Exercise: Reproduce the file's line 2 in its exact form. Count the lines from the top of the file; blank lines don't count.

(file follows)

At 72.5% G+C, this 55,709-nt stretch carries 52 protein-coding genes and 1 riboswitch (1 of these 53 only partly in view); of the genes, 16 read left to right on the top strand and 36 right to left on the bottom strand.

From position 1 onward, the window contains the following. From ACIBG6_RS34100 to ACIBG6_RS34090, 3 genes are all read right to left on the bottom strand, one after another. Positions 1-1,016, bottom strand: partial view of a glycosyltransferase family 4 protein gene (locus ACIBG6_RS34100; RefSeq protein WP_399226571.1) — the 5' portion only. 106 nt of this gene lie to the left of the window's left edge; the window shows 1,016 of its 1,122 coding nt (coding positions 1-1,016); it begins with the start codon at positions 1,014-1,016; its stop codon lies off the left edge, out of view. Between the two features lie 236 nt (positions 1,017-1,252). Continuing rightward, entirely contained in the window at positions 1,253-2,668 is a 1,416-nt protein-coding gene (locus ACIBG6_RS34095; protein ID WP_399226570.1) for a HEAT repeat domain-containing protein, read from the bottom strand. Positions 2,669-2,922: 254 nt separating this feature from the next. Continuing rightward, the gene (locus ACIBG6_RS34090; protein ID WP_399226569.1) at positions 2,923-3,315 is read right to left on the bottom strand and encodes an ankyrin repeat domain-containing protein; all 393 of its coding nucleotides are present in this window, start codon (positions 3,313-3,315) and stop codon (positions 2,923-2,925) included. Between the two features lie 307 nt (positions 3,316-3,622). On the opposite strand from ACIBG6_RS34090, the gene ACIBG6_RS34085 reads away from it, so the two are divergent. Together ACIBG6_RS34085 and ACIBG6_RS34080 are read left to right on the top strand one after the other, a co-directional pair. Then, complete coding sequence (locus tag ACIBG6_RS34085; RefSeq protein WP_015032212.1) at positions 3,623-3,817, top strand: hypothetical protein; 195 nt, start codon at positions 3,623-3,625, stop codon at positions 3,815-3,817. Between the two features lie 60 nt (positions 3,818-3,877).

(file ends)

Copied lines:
From position 1 onward, the window contains the following. From ACIBG6_RS34100 to ACIBG6_RS34090, 3 genes are all read right to left on the bottom strand, one after another. Positions 1-1,016, bottom strand: partial view of a glycosyltransferase family 4 protein gene (locus ACIBG6_RS34100; RefSeq protein WP_399226571.1) — the 5' portion only. 106 nt of this gene lie to the left of the window's left edge; the window shows 1,016 of its 1,122 coding nt (coding positions 1-1,016); it begins with the start codon at positions 1,014-1,016; its stop codon lies off the left edge, out of view. Between the two features lie 236 nt (positions 1,017-1,252). Continuing rightward, entirely contained in the window at positions 1,253-2,668 is a 1,416-nt protein-coding gene (locus ACIBG6_RS34095; protein ID WP_399226570.1) for a HEAT repeat domain-containing protein, read from the bottom strand. Positions 2,669-2,922: 254 nt separating this feature from the next. Continuing rightward, the gene (locus ACIBG6_RS34090; protein ID WP_399226569.1) at positions 2,923-3,315 is read right to left on the bottom strand and encodes an ankyrin repeat domain-containing protein; all 393 of its coding nucleotides are present in this window, start codon (positions 3,313-3,315) and stop codon (positions 2,923-2,925) included. Between the two features lie 307 nt (positions 3,316-3,622). On the opposite strand from ACIBG6_RS34090, the gene ACIBG6_RS34085 reads away from it, so the two are divergent. Together ACIBG6_RS34085 and ACIBG6_RS34080 are read left to right on the top strand one after the other, a co-directional pair. Then, complete coding sequence (locus tag ACIBG6_RS34085; RefSeq protein WP_015032212.1) at positions 3,623-3,817, top strand: hypothetical protein; 195 nt, start codon at positions 3,623-3,625, stop codon at positions 3,815-3,817. Between the two features lie 60 nt (positions 3,818-3,877).